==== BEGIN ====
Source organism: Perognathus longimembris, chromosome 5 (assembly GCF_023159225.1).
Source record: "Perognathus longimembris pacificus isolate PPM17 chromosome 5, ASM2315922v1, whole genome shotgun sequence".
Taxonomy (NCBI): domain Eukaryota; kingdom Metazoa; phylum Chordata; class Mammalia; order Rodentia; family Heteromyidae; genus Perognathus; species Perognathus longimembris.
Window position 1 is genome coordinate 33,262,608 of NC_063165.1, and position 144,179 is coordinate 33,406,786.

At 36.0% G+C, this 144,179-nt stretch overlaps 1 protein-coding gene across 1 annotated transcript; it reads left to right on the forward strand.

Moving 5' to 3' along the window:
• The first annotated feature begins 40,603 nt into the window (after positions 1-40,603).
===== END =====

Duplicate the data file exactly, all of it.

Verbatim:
Source organism: Perognathus longimembris, chromosome 5 (assembly GCF_023159225.1).
Source record: "Perognathus longimembris pacificus isolate PPM17 chromosome 5, ASM2315922v1, whole genome shotgun sequence".
Taxonomy (NCBI): domain Eukaryota; kingdom Metazoa; phylum Chordata; class Mammalia; order Rodentia; family Heteromyidae; genus Perognathus; species Perognathus longimembris.
Window position 1 is genome coordinate 33,262,608 of NC_063165.1, and position 144,179 is coordinate 33,406,786.

At 36.0% G+C, this 144,179-nt stretch overlaps 1 protein-coding gene across 1 annotated transcript; it reads left to right on the forward strand.

Moving 5' to 3' along the window:
• The first annotated feature begins 40,603 nt into the window (after positions 1-40,603).